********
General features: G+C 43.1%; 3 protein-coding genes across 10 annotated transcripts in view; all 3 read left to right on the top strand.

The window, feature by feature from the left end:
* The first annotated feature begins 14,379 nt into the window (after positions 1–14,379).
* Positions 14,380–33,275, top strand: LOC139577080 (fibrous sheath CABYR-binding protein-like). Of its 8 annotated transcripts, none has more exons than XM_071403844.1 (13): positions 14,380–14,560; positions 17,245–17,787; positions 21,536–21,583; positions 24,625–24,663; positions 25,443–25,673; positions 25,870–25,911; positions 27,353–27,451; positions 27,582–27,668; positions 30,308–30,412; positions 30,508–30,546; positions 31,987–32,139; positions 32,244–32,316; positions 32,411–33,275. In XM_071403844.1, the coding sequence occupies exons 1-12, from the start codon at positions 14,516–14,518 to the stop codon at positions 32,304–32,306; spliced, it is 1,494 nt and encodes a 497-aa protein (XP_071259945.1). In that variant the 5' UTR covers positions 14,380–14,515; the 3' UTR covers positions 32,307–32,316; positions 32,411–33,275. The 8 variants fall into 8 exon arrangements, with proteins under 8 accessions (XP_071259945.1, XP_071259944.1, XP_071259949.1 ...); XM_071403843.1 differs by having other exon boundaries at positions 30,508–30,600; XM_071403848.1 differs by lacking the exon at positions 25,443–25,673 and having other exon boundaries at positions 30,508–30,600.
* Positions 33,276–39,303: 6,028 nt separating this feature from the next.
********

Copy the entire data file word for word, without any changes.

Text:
General features: G+C 43.1%; 3 protein-coding genes across 10 annotated transcripts in view; all 3 read left to right on the top strand.

The window, feature by feature from the left end:
* The first annotated feature begins 14,379 nt into the window (after positions 1–14,379).
* Positions 14,380–33,275, top strand: LOC139577080 (fibrous sheath CABYR-binding protein-like). Of its 8 annotated transcripts, none has more exons than XM_071403844.1 (13): positions 14,380–14,560; positions 17,245–17,787; positions 21,536–21,583; positions 24,625–24,663; positions 25,443–25,673; positions 25,870–25,911; positions 27,353–27,451; positions 27,582–27,668; positions 30,308–30,412; positions 30,508–30,546; positions 31,987–32,139; positions 32,244–32,316; positions 32,411–33,275. In XM_071403844.1, the coding sequence occupies exons 1-12, from the start codon at positions 14,516–14,518 to the stop codon at positions 32,304–32,306; spliced, it is 1,494 nt and encodes a 497-aa protein (XP_071259945.1). In that variant the 5' UTR covers positions 14,380–14,515; the 3' UTR covers positions 32,307–32,316; positions 32,411–33,275. The 8 variants fall into 8 exon arrangements, with proteins under 8 accessions (XP_071259945.1, XP_071259944.1, XP_071259949.1 ...); XM_071403843.1 differs by having other exon boundaries at positions 30,508–30,600; XM_071403848.1 differs by lacking the exon at positions 25,443–25,673 and having other exon boundaries at positions 30,508–30,600.
* Positions 33,276–39,303: 6,028 nt separating this feature from the next.